4 Problems With Downplaying God’s Wrath

When people start arguing for a God of love and acceptance, remember that this is a new concept and has little to do with Christendom.

The Lord is a jealous and avenging God; the Lord is avenging and wrathful; the Lord takes vengeance on his adversaries and keeps wrath for his enemies. (Nahum 1:2)


In this blog post I will mostly be expanding on what has already been written about by Gavin Ortlund, in the Gospel Coalition.

I believe that we can make a compelling case from the Bible that God is indeed wrathful. That is not to say that he is not loving (at least from how he is represented). But that is to say that he is a maniac, which further suggests that he must have been created.

How could we ever consider celebrating a leader that we would never celebrate if he were elected now?

As you read this list, remember what David Hume said:

“If you find any inconveniences and deformities in the building, you will always, without entering into any detail, condemn the architect”

Think about that. Maybe it’s time to condemn the architect, rather than defend him.

1. The Bible

Clearly, the theme of God’s wrath is one about which the biblical writers feel no inhibitions whatever. Why, then, should we? Why, when the Bible is vocal about it, should we feel obliged to be silent? — J. I. Packer


I won’t get into this point too much. Anyone who has read the Bible (and I have — yes — the entire book, not just the Psalms, Ecclesiastes, and the New Testament) will know that you can’t really argue against this point.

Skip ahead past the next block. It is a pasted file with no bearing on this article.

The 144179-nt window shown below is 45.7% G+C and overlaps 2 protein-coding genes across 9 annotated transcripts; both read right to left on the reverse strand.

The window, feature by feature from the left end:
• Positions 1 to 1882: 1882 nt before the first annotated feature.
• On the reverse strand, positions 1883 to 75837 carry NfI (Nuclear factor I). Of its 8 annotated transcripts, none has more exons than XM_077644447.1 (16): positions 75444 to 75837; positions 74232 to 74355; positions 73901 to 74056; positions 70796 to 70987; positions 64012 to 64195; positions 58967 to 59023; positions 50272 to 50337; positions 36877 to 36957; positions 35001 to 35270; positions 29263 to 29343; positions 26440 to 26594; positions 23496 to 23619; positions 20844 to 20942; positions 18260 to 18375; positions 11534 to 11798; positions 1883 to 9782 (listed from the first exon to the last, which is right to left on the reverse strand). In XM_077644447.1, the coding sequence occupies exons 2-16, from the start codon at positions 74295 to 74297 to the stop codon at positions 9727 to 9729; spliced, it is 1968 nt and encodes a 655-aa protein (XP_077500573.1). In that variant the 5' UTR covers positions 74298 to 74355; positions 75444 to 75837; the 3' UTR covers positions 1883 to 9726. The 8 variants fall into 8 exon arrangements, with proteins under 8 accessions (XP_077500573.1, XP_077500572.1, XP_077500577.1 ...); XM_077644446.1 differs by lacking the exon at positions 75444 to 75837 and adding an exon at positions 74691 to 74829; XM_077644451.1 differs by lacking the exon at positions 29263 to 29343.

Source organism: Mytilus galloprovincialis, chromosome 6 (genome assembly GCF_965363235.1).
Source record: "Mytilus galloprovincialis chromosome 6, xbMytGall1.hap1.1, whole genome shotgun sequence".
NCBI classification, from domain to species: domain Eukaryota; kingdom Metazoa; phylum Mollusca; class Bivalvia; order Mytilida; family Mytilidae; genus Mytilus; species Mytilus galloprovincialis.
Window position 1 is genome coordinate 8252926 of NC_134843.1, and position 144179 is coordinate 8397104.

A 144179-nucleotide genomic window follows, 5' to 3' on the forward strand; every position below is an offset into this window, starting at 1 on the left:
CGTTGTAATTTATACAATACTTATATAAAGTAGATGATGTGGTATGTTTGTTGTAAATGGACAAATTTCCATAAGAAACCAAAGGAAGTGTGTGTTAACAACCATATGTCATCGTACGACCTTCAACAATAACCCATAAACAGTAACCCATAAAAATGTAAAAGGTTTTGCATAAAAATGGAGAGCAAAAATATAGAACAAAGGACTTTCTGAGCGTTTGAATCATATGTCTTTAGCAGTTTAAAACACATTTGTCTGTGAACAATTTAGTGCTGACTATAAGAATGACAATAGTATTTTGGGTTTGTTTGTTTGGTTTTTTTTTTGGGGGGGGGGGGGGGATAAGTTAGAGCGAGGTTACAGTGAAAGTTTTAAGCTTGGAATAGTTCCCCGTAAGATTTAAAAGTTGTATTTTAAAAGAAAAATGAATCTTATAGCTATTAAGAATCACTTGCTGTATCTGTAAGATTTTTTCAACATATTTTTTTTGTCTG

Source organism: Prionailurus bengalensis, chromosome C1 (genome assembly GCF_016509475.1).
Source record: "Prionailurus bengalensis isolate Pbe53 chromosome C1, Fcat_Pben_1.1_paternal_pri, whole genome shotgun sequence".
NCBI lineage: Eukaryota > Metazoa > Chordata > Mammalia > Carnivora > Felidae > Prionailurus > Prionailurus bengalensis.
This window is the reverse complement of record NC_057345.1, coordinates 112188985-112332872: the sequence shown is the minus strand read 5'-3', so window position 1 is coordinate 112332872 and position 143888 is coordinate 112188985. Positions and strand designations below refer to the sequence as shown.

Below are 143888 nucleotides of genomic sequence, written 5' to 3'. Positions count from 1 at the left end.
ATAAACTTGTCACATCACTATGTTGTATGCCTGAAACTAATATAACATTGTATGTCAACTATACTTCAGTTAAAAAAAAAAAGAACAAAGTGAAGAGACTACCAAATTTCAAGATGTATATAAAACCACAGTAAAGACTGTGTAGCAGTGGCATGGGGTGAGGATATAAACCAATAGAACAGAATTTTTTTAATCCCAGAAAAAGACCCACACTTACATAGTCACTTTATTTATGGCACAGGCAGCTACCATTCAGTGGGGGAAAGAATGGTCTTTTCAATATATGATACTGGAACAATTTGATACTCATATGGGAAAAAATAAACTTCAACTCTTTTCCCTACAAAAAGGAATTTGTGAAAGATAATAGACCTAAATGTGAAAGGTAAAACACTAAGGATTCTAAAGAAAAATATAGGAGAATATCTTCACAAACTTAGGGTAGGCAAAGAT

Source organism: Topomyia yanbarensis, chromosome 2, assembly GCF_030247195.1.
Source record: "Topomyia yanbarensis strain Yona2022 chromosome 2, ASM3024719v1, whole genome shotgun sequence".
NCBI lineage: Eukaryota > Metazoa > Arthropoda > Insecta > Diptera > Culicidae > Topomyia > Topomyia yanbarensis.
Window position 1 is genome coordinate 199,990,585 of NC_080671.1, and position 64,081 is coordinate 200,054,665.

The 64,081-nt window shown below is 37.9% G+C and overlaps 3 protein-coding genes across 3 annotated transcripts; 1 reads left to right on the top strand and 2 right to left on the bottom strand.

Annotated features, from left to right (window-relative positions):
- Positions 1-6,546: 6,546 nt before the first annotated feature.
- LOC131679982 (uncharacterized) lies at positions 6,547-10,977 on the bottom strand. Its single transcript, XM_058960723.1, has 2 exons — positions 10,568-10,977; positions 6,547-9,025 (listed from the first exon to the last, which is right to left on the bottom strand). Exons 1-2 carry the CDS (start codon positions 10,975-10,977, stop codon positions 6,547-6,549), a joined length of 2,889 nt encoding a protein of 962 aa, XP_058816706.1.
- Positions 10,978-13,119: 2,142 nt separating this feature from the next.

J. I. Packer even says in his notorious book Knowing God:

“God’s wrath in the Bible is never the capricious, self-indulgent, irritable, morally ignoble thing that human anger so often is. It is, instead, a right and necessary reaction to objective moral evil” (Knowing God, 151).

Let us consider these cases:

“Thus saith the LORD of hosts, I remember that which Amalek did to Israel, how he laid wait for him in the way, when he came up from Egypt. Now go and smite Amalek, and utterly destroy all that they have, and spare them not; but slay both man and woman, infant and suckling, ox and sheep, camel and ass.” (I Samuel 15:2–3)

Or possibly one of my favorite cases, where God literally orders Moses to kill every woman that has had sex. Because . . . . Well, we don’t know why, actually. Perhaps because the Bible is insane?

Or maybe because sex is bad? This is a recurring theme in history within all religions and is still causing an immense amount of bad even today (consider the case of child rapings by the Catholic church).

“Behold, these caused the children of Israel, through the counsel of Balaam, to commit trespass against the LORD in the matter of Peor, and there was a plague among the congregation of the LORD. Now therefore kill every male among the little ones, and kill every woman that hath known man by lying with him. But all the women children, that have not known a man by lying with him, keep alive for yourselves.” (Numbers 31:16–18)

This text is probably the only proof we need of a case where the Bible has so obviously been written by man.

Here’s some more disturbing passages.

2. Church History


Ortlund in his mentioned article on God’s wrath argues (for some unknown reason) that we should agree with the righteousness of God’s wrath because of Church History.